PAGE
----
Irving v. Lipstadt


Holocaust Denial on Trial, Trial Judgment: Electronic Edition, by Charles Gray

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Irving's response to the eye-witness evidence

7.109 As to the Defendants' reliance on the evidence of eye-witnesses, Irving asserted that, since as many as 6,000 have survived the camp, the   proportion of witnesses confirming the existence of gas chambers is remarkably small. The vast majority have not claimed that there were gas chambers at the camp.
7.110 In any case Irving contended that generically the eye-witnesses, whilst they are not to be discounted altogether, are not reliable or credible. Some can be shown to be inaccurate in their claims (eg Dr Bimko) or inconsistent (eg Hoss). Others gave evidence through fear or in order to curry favour with their captors (eg Aumeier). The evidence of many of them was the result of "cross-pollination" with the recollection of other supposed eye-witnesses or was influenced by their having been shown the blueprints for the alleged gas chambers (eg Tauber). The evidence of a number of such witnesses (eg Kramer) can be explained by the fact that they were describing chambers which were used for fumigation purposes rather then killing. Irving gives as a reason for doubting the reliability of Olere's sketches that he made the absurd claim to the historian Pressac that the SS made sausages in the crematoria. Another reasons for doubting Olere's reliability, according to Irving, is that flame as well as smoke can be seen in one sketch emerging from the top of the main chimney. Van Pelt agreed that no flame would have been visible since the chimney was 90 feet tall. Irving suggested that Olere's drawings may have been based on post-war reports, adding the gratuitous comment that he appears to have taken a prurient interest in naked women.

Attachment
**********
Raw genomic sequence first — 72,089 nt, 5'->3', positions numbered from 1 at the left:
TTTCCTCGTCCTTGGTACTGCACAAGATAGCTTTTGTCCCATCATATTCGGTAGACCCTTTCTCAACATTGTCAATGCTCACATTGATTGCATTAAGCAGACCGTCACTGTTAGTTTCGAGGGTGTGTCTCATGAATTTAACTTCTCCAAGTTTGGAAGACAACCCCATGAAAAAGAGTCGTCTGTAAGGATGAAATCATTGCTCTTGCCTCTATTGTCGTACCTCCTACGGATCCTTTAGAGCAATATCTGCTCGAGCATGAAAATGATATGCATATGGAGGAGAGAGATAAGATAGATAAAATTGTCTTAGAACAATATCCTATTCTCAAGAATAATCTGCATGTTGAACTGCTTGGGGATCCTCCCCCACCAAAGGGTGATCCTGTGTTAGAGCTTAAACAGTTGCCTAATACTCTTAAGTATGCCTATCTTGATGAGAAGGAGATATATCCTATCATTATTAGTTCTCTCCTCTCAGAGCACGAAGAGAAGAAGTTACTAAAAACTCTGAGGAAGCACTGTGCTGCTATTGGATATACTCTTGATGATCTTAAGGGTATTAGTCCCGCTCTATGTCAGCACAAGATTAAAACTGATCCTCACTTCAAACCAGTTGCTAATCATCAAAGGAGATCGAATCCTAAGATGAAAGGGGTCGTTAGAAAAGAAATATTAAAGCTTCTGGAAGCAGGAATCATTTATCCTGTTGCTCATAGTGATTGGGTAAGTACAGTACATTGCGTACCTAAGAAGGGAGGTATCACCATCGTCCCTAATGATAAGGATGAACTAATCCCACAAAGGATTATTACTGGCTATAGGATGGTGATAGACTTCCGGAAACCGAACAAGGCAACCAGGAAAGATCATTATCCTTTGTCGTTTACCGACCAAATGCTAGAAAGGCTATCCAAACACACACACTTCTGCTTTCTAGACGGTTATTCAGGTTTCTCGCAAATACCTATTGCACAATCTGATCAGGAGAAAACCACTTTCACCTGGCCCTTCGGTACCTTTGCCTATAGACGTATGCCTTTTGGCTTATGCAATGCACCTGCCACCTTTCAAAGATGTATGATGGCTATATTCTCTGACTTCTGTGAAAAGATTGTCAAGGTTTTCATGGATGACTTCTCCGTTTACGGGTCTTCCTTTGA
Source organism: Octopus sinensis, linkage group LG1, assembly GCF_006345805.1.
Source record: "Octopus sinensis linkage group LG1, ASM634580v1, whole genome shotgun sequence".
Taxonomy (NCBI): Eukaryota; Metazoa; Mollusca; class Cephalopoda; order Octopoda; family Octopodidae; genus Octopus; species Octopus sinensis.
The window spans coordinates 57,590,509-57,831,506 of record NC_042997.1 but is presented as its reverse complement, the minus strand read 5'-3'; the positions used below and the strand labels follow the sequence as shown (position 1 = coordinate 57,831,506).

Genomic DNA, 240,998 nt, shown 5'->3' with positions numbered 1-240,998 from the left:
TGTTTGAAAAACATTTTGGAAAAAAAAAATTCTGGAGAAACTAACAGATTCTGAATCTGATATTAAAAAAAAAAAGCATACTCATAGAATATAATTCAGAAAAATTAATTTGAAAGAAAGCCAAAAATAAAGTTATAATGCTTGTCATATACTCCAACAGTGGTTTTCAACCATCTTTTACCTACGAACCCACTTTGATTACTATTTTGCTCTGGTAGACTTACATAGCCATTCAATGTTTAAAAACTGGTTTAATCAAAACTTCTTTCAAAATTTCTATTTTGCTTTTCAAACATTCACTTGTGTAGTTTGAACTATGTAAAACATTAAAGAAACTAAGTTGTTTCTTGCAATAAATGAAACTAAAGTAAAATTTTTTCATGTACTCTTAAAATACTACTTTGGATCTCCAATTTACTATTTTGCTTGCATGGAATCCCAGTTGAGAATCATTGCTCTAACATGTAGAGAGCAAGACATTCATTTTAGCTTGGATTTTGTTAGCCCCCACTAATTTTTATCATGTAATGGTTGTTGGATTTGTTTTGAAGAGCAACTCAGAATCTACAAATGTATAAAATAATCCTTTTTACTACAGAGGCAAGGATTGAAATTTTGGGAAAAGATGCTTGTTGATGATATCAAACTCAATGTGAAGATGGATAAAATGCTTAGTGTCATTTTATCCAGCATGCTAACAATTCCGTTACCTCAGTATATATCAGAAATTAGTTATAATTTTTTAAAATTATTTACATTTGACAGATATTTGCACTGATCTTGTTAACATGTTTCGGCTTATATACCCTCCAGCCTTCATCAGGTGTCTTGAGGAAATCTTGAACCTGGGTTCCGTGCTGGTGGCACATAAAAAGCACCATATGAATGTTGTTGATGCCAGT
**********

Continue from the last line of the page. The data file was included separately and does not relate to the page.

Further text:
7.111 Irving also relied on the figures for the numbers of deaths of inmates through illness or from overwork in support of an argument that the purpose, or at least the principal purpose, which the crematoria at Auschwitz served was to incinerate the corpses of those who had died in this way. So, Irving's argument proceeded, the eyewitness evidence of the Sonderkommandos and others of the operation of the crematoria and the stripping of gold from the mouths of the corpses can be explained on the basis that these were the corpses of those who had died from disease or overwork rather than those who had been murdered in the gas chambers.
7.112 For all these reasons, some positive and some negative but all pointing in the same direction, Irving concluded that his initial reaction to the Leuchter report was correct: the evidence does not bear out the claim that gas chambers were operated to liquidate hundreds of thousands of Jews. The evidence relied on by the Defendants is riddled with inconsistencies and remains unpersuasive. He accepted that the cellar at Leichenkeller 1 was used as a gassing cellar but only to fumigate "objects or cadavers". As to the   use of gas to kill humans, the most he was prepared to concede was that there were gassings "on some scale" at Auschwitz.
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